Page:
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    1. So true! When you scrape it right back to bare basics it really shows what you truly "need." One thing I have found really good about this experience is that I do relish the "want" foods so much more that I would without this experiment, as I look at them with different eyes.

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  4. I think you may end the month with more food than you started at this rate! I would love to learn how to identify fungi.. I wonder if there is a local course I could do.. it sounds like it would be a good investment. And I am hearing you on working out the difference between a want and a need. Th

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  5. .. oops, accidentally published! That was something I was keen for my girls to discover too..

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    1. Haha, not quite! I suspect there must be someone in tassie running courses. Surely.
      I suppose the difference between wants and needs are good for all of us to discover, or rediscover over time. I know its been good for me, anyway.

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  6. I'm surprised you don't make your own yoghurt. I've been doing it for a few years now. 50 cents for a tub of yoghurt makes a big difference to the budget (500 ml of $1/litre milk).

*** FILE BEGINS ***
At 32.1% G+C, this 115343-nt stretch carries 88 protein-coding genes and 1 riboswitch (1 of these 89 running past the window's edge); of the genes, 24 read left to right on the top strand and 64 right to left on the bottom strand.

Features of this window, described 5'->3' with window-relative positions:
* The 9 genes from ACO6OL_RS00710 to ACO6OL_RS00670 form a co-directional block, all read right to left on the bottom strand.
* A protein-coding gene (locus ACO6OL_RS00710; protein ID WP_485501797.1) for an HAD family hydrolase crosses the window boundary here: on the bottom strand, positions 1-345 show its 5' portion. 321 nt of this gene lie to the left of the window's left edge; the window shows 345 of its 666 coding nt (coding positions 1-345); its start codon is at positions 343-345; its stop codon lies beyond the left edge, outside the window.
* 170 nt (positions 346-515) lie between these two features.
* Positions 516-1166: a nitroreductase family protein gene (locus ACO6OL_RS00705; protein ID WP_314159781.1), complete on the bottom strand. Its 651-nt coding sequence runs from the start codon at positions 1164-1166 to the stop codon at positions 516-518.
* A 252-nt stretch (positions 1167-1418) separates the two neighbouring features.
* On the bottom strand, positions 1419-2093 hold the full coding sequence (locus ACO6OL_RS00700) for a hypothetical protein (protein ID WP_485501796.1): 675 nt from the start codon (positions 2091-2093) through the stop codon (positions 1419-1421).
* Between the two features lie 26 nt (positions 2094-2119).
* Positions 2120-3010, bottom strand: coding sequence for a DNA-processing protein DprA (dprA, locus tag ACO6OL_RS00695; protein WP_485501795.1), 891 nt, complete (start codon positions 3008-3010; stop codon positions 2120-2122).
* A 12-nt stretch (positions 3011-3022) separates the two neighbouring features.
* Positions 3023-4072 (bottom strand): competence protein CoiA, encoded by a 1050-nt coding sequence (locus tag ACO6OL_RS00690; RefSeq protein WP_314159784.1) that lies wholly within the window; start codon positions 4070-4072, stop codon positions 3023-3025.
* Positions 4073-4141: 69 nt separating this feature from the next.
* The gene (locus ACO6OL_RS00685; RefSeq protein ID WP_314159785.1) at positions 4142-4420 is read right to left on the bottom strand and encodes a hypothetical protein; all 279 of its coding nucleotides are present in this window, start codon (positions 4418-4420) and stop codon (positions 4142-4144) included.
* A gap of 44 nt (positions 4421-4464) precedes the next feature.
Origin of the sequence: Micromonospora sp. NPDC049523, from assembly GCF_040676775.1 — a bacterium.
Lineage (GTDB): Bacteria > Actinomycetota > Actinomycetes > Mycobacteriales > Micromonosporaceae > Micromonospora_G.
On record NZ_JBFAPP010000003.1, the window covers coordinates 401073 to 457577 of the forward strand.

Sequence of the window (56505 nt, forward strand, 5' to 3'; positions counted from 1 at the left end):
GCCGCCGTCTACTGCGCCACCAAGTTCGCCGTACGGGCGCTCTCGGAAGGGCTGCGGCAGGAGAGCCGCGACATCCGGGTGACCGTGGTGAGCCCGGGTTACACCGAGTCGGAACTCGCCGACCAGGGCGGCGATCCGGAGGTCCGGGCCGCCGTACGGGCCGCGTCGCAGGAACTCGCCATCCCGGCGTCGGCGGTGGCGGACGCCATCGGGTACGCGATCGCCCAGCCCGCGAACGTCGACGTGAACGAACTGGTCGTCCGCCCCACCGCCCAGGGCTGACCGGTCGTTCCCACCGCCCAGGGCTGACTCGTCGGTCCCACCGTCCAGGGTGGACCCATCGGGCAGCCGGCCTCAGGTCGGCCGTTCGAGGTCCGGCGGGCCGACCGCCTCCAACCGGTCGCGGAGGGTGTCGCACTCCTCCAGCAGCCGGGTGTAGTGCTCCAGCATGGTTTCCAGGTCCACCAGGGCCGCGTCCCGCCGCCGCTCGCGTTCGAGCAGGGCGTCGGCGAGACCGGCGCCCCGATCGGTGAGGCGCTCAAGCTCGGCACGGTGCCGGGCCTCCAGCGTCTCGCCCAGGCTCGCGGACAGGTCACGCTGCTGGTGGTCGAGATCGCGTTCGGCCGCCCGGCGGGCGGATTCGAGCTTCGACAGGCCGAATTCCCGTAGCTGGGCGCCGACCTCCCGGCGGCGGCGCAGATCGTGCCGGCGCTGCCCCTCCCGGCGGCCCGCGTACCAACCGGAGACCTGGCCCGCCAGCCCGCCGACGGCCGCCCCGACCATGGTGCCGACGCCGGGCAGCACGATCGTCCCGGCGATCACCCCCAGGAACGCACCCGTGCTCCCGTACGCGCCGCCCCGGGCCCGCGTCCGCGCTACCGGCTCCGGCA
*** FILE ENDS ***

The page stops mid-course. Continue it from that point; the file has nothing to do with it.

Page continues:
Do you do anything to the mushies before freezing or just bung them in as they are? I've been drying mine. Never thought of freezing.

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    1. I've tried, Bev, but I never have found a recipe to give me the thick, creamy texture I like.
      For the mushies I've cooked them down before freezing. I also dried the slippery jacks as I've been told they become porcini like. I hope so.

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    2. Unfortunately, I think you'll find that thick creamy texture is the result of all the thickeners and stabilisers they put in commercial yoghurt, which is one of the reasons I don't buy it!

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    3. Fair enough. I tend to be pretty picky, and this brand is only milk, milk solids, cream (!) and cultures. I also buy the Barambah organic yoghurts, but they sadly aren't available at my local supermarket. But I agree that the usual fruit flavoured, less than 2% actual fruit, additive laden excuses for yoghurt are pretty poor foods.

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  7. Make your yoghurt in your thermomix.
    Save some of that greek yoghurt and use it as a starter. It'll cost you around $1 a litre...http://www.the4blades.com/t4b046-expert-thermomix-yoghurt/

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    1. Looks like I've been missing out. I will have to give yoghurt another go. Thanks for the link :)

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  8. Sorry, you mentioned you're growing Kale. I have some seeds and am looking to plant, but have I missed the season?

    I too am in Melbourne.

    PS: Nice photos on the right sidebar. Did you take these?

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    1. Hmmm, I think you should be ok. I expect you would get a few leaves off them, but they will grow slowly, and then likely bolt to seed as it gets to spring. But if a small harvest is worth a trying a couple of seeds to you (it would be to me) then I say go for it!
      Cheers. Yes they are pics I've taken. They are the favourites, but I need to update them. I do like taking photos!